Last month’s Wool Week saw the launch of a very special book, which gives voice to the shared memories of local knitters. Reflections apo hands is the fruit of a collaboration between Alzheimer Scotland, Shetland Arts, photographer John Coutts and playwright Jacqui Clark. Shetland Life met Ann Williamson and Laura Whittall to hear the story behind this inspirational and far-reaching project – don’t miss the full story in November’s magazine.
This month, photographer May Graham returns with some truly spell-binding Island Women. May says of her most recent photo shoot: “I love getting together with people to take their photos. We always have such a laugh and I am thankful I have people who are willing for me to photograph them”.
Continuing our supernatural theme, we have photography by John Coutts. Check out some archive footage of the Shetland Annual Zombiefest for some Halloween costume inspiration!
John Coutts has kindly shared some wonderful photographs from the 1960s, when Up-Helly-A’ was all about squad meetings, preparation and making suits and props. In this photo by Dennis Coutts, Ernie Lockwood and Douglas Coutts are working on paper mache masks.
Intrigued by John’s selection of images for January’s Shetland Life, we decided to catch up with some of the people in the photographs. For interviews with Douglas C. Smith, Ronnie Gair, Rae Leask and George and Lorraine Jamieson, don’t miss this month’s issue.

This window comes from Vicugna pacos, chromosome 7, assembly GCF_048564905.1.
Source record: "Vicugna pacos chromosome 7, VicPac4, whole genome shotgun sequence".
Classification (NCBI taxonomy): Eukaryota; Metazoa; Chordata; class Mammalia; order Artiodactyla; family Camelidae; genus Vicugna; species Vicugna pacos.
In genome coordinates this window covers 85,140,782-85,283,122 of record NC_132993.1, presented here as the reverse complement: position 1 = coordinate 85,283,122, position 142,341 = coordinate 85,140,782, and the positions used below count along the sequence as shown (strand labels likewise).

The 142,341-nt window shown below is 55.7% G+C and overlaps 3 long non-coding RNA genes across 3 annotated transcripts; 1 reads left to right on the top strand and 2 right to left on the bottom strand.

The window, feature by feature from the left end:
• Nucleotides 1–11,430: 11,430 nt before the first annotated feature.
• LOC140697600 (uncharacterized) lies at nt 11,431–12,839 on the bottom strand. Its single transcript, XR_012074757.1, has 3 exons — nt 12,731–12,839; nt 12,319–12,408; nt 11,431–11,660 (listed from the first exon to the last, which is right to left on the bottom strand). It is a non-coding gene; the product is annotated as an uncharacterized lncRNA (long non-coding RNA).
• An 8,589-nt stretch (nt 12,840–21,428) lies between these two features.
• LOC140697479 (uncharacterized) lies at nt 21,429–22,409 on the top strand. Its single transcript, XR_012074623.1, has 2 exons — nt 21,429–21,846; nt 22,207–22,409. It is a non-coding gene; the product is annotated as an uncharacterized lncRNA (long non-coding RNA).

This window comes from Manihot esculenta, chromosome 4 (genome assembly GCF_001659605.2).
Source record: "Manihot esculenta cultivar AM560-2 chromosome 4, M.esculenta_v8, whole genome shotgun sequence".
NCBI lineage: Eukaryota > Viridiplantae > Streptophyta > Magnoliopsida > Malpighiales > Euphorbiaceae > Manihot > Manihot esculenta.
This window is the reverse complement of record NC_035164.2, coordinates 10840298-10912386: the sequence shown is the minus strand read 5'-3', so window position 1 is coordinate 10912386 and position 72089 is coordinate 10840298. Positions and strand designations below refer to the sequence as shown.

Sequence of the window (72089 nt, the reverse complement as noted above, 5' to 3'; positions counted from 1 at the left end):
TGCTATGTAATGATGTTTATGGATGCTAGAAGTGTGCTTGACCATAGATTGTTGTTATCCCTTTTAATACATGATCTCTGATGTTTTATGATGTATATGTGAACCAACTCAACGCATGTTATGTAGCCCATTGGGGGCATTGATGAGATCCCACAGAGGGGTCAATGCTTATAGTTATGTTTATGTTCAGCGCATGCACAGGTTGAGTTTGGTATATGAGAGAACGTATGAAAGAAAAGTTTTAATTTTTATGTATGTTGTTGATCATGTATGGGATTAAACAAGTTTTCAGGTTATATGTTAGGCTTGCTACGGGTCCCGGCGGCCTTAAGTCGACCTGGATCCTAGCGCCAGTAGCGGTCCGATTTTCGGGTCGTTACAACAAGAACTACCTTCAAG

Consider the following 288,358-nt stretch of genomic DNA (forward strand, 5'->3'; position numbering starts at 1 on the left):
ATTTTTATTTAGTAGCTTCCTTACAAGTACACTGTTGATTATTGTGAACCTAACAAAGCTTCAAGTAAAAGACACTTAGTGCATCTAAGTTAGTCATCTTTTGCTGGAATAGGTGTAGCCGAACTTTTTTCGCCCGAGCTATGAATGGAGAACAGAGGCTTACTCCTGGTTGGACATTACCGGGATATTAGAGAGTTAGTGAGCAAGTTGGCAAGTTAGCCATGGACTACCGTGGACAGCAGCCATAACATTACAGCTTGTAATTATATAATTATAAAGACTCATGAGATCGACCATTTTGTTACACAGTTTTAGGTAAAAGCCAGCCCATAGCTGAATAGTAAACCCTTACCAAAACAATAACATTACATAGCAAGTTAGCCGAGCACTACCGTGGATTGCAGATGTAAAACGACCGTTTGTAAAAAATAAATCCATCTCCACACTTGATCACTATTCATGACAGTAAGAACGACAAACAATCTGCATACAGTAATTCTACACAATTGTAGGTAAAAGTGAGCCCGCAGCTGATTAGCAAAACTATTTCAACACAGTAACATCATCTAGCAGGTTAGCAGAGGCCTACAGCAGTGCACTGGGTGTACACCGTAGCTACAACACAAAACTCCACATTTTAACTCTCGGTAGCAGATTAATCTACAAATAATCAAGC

We asked local photographer, Andrew Hutton to share some photos of views which get him in to Christmas mood. He obliged by sending in a stunning series of photographs which show Shetland in all its winter glory.
On the subject of photography, this issue also features beautiful images by Joy Allan, Richard Shucksmith and Dennis Coutts among others.
Of course, this is also a time when we look back to the past, and this month’s Shetland Life provides a good dose of festive nostalgia too.
We have some stunning photos courtesy of John and Dennis Coutts (don’t you just love Santa’s rubber boots in this photo from 1959?) and an account of a war time Christmas party by Douglas C. Smith.
Continuing the war time theme, Amy Gear interviews her grandparents and discovers how resourceful Santie had to be during these less affluent times.